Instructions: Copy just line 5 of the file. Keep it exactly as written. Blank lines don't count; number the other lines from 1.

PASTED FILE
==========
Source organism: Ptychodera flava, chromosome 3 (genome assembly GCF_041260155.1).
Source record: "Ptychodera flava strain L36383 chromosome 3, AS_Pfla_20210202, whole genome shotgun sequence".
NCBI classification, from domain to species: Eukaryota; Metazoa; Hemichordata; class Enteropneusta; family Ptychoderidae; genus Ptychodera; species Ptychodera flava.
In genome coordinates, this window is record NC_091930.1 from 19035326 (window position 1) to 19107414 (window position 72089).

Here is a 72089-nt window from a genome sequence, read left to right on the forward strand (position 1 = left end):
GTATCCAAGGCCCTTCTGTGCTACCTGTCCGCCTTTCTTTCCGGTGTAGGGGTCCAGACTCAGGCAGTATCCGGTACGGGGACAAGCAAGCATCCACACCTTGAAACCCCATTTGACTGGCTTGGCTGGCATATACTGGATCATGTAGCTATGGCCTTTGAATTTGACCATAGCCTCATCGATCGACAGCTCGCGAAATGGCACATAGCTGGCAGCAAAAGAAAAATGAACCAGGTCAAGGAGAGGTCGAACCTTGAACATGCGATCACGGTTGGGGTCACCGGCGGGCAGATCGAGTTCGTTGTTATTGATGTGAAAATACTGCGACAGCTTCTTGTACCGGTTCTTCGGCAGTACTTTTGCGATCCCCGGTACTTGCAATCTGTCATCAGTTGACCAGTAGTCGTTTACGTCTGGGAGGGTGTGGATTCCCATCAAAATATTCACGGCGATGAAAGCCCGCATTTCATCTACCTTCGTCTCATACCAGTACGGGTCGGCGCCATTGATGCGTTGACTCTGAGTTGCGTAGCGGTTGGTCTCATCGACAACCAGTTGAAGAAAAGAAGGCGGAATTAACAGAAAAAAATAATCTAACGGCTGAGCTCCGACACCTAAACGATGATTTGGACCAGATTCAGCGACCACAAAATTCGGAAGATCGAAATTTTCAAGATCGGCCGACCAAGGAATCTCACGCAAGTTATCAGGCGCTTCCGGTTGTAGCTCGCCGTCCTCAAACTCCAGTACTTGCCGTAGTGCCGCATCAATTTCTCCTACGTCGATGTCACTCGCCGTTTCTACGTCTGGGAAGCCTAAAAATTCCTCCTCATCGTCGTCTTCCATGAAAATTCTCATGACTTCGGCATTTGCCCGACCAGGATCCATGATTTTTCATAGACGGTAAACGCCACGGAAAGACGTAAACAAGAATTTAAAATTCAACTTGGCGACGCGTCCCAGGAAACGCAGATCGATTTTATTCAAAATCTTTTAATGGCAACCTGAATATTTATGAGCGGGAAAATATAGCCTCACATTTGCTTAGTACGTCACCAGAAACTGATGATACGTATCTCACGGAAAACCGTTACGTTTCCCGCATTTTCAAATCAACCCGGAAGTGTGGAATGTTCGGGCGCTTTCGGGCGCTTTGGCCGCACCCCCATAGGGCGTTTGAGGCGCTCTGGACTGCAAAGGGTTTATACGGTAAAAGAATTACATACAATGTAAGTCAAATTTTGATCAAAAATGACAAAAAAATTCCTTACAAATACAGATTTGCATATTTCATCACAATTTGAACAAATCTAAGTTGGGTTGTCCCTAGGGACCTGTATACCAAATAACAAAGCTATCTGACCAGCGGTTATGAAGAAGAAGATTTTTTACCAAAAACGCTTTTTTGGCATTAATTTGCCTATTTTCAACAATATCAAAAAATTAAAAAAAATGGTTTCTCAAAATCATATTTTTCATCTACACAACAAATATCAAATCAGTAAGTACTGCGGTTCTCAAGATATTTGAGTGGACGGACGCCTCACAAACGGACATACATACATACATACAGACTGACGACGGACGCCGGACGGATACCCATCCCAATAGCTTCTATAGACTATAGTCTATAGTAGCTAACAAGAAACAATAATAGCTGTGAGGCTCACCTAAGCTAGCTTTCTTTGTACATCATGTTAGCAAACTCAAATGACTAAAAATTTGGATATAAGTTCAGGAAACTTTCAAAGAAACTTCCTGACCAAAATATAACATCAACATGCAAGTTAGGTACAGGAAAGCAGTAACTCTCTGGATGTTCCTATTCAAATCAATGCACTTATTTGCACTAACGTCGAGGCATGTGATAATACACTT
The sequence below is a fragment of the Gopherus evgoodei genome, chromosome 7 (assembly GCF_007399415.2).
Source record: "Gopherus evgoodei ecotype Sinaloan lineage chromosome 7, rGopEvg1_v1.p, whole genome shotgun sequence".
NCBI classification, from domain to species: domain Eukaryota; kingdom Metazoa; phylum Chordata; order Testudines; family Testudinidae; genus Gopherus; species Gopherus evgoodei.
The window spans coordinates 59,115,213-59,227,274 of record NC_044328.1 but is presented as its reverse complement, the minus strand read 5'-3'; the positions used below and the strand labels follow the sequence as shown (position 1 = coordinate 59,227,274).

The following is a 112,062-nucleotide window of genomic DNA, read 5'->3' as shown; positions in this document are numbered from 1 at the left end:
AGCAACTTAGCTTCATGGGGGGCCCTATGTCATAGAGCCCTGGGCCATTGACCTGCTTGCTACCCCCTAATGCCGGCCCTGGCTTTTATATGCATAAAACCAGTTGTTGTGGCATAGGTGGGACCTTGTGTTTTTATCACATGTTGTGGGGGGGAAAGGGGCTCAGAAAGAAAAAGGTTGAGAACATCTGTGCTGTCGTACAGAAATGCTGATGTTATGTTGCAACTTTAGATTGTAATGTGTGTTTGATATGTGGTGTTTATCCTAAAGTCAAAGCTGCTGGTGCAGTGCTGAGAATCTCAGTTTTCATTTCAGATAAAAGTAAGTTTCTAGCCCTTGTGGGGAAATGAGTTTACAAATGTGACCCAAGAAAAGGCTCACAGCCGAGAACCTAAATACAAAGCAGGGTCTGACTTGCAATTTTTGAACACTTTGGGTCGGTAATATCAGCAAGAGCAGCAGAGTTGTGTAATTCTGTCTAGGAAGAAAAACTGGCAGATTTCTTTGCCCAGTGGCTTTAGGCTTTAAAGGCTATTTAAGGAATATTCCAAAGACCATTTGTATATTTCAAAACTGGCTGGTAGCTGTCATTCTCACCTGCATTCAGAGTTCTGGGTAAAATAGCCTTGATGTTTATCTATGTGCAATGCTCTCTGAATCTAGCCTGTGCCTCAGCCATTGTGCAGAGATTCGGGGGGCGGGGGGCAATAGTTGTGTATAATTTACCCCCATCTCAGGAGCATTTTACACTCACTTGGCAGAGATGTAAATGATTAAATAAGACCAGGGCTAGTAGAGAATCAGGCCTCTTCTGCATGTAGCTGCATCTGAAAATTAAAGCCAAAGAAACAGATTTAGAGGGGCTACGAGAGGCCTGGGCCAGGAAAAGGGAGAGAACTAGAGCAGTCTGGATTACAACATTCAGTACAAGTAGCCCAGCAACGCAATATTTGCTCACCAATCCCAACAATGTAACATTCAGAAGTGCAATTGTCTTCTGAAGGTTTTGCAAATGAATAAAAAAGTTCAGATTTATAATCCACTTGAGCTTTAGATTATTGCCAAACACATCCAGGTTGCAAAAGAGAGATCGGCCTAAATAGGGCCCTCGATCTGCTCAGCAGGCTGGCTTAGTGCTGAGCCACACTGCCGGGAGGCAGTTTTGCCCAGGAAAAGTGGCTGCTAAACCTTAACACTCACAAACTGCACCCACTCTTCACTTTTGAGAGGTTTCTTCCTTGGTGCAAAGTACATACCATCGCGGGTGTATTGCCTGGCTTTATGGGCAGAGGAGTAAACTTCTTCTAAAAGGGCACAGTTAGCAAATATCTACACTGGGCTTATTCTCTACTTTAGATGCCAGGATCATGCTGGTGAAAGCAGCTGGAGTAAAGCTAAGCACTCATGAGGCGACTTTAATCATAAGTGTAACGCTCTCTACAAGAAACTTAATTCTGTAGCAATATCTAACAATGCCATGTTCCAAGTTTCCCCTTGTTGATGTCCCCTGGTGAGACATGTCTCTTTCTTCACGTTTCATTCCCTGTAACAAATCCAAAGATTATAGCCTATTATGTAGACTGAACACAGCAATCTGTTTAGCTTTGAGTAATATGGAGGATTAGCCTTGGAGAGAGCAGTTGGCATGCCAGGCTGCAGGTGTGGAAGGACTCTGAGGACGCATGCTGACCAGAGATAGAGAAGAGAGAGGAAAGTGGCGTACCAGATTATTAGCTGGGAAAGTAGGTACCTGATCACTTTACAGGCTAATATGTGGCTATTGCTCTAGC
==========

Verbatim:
Here is a 72089-nt window from a genome sequence, read left to right on the forward strand (position 1 = left end):